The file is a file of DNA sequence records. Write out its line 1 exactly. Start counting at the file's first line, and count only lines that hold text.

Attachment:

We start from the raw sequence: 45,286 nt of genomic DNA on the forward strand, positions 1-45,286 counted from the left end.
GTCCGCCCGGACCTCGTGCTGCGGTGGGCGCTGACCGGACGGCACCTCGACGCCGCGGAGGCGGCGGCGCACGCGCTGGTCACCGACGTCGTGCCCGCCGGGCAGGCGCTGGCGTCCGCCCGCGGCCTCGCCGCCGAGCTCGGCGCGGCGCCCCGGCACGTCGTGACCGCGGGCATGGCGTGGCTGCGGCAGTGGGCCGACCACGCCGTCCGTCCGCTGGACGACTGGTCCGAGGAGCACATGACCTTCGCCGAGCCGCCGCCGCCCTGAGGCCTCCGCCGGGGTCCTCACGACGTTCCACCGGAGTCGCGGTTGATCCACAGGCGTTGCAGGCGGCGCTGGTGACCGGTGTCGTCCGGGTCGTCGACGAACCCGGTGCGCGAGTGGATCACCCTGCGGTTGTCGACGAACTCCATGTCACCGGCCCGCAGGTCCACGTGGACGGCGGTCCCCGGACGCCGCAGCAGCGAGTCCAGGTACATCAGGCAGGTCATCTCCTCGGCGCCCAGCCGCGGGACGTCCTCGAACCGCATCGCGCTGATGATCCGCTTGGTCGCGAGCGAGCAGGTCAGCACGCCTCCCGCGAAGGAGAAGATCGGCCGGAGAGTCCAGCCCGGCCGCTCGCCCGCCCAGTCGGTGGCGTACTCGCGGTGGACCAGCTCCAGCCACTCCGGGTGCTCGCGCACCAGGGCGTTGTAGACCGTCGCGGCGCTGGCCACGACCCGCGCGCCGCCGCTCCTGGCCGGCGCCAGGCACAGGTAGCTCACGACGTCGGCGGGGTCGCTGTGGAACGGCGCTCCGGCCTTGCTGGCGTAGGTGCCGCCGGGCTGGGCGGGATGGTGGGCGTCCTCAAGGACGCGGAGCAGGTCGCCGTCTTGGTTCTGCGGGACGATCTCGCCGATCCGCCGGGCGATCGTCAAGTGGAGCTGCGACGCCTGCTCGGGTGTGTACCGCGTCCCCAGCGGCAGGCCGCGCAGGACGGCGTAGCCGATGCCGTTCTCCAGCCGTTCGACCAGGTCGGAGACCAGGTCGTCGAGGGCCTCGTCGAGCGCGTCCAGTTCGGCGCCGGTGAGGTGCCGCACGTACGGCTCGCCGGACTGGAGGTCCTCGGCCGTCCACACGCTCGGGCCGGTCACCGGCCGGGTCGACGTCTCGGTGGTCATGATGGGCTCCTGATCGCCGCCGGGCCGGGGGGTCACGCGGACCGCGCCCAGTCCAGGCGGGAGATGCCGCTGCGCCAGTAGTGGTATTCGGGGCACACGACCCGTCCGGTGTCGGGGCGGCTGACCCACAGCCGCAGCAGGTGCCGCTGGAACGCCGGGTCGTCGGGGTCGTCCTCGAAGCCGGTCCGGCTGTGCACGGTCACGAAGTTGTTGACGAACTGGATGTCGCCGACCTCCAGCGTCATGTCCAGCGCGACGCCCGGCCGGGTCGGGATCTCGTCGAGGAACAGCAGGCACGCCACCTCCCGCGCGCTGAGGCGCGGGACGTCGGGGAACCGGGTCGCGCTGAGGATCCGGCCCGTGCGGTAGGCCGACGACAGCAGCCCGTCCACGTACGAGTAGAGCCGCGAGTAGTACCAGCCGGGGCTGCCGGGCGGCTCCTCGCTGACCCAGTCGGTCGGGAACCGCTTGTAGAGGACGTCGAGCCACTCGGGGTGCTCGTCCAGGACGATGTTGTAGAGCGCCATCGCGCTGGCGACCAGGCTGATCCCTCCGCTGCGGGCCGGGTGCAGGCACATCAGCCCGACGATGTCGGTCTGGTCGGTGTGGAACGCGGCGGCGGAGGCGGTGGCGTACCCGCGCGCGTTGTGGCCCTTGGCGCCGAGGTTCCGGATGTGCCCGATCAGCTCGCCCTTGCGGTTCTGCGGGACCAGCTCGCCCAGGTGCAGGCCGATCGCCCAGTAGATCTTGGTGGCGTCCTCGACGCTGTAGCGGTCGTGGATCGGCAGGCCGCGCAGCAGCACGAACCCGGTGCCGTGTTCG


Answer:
We start from the raw sequence: 45,286 nt of genomic DNA on the forward strand, positions 1-45,286 counted from the left end.